But there are limits to the approach. One of the most celebrated examples, a leasing service offered by the carpet company Interface, is, on closer inspection, in fact a cautionary tale. In the mid-1990s, the company’s CEO launched this service as part of a larger sustainability program. Recognizing his company’s large environmental footprint, he hoped to lease carpets to other companies, then reclaim the materials and turn them into new carpets. Interface framed the option as “floorcovering services,” including upkeep. But, while many customers were intrigued, they would almost always back out at the last moment, opting to buy instead. According to professor Oliva, who conducted a case study of the program for Harvard Business School, the business model simply didn’t make sense. It was cheaper for companies to buy the carpets and hire their local cleaning crews, who charged less for maintenance. And the companies were reluctant to commit to a contract that would curtail their options for the duration of the lease.
Oliva says, “The first question you have to ask when making this transition is: Is there a business model there? Can I make money?”
What about individual consumers, or “b-to-c” transactions? The Cambridge-based company Zipcar is a perfect example of a product service system that appeals to customers for economic, environmental, and lifestyle reasons. Members pay a small annual fee, guaranteeing them access to cars in their cities. They pay an additional hourly rate when using the cars. This arrangement attracts many urban, environmentally conscious residents who don’t want the hassle or carbon emissions of owning a car, but do want automobile access for an occasional day trip or shopping excursion. Other businesses have begun renting designer clothes and handbags – think of Jennifer Hudson’s character in the “Sex and the City” movie.
This idea has gained more traction in Europe than here. Braungart has worked with several companies in Europe to recast products such as windows and chairs as services. In the near future, he says, even shoes will be marketed this way. (In his version of the idea, companies would recycle their products rather than rent them out again – so from the customer’s perspective it’s not so different from owning for a defined period.) To the uninitiated, the terminology he uses can sound a little like a spoof. “You’re no longer selling the window, you’re selling the service of insulation and looking through,” he says. “You’re no longer selling a chair, you’re selling sitting insurance.” Within a couple of years, he promises, “We will have shoes on the market where you sell two years of feet transportation insurance.”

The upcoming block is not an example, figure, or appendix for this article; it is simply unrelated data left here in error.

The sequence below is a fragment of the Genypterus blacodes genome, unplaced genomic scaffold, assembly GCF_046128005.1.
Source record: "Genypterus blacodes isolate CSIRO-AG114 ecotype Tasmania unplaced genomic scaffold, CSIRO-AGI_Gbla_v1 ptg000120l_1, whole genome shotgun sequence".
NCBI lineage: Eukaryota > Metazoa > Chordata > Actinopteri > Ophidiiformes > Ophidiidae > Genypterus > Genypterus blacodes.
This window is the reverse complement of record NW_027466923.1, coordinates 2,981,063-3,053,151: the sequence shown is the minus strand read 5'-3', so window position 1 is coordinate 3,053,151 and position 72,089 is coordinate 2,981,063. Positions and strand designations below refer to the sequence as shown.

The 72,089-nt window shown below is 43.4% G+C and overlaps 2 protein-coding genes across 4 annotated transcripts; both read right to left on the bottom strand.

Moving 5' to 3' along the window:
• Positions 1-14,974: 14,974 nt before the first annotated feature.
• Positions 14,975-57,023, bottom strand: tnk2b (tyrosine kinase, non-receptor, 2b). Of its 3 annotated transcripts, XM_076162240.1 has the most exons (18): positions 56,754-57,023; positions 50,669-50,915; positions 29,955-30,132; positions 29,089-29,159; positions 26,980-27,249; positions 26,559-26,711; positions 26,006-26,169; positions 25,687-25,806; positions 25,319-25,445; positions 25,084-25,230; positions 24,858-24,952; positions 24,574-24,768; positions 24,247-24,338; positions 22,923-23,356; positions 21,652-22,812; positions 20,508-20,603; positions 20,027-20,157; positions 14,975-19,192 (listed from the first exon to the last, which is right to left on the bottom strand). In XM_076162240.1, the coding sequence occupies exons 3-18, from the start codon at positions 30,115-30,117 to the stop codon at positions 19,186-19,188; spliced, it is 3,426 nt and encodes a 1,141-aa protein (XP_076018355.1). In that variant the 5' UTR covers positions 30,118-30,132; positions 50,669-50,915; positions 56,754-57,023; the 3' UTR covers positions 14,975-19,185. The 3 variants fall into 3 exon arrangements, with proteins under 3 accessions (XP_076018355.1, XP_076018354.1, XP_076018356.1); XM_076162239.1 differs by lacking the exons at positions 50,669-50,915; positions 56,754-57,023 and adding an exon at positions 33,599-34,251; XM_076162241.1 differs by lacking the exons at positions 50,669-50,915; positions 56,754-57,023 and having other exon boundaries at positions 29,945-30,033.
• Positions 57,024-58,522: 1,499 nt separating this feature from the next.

Then there’s the more DIY trend of individuals renting and lending to other individuals. Along with Rentalic, new websites devoted to this purpose include GoGoVerde, Neighborrow, Bright Neighbor, Wecommune, and NeighborGoods. Users are sharing books, DVDs, gadgets, and appliances, from mundane necessities to quirky curiosities.
Janelle Orsi, coauthor (with Emily Doskow) of the recent book “The Sharing Solution,” calls the websites “some of the best evidence that there’s a groundswell that people are interested in sharing. One of the barriers is the hassle of having to find somebody. We all love convenience. These websites are making it so easy and even giving financial incentives.”
The massive number of products made and thrown away has long posed environmental problems. But economists have warned that consumption is essential to prosperity. This new approach could offer an innovative way to resolve that conflict. Spending would still occur, but fewer physical resources would be required to meet the same needs.
Our economy has already shifted dramatically over the past few decades toward the service sector. This happened mostly thanks to forces in the global economy – specifically the availability of cheap manufacturing labor abroad. But once the change was well underway, Oliva says, business and academia began to observe the advantages of offering services. Increased “servicization” could represent the next logical step in this direction.
“If we can get people and companies more focused on usership rather than ownership, we’d be able to extend the life of a lot of products,” says Stephen W. Brown, executive director of the Center for Services Leadership at Arizona State University. “More and more consumers are going to realize that that’s what’s really important.”
Source: The Boston Globe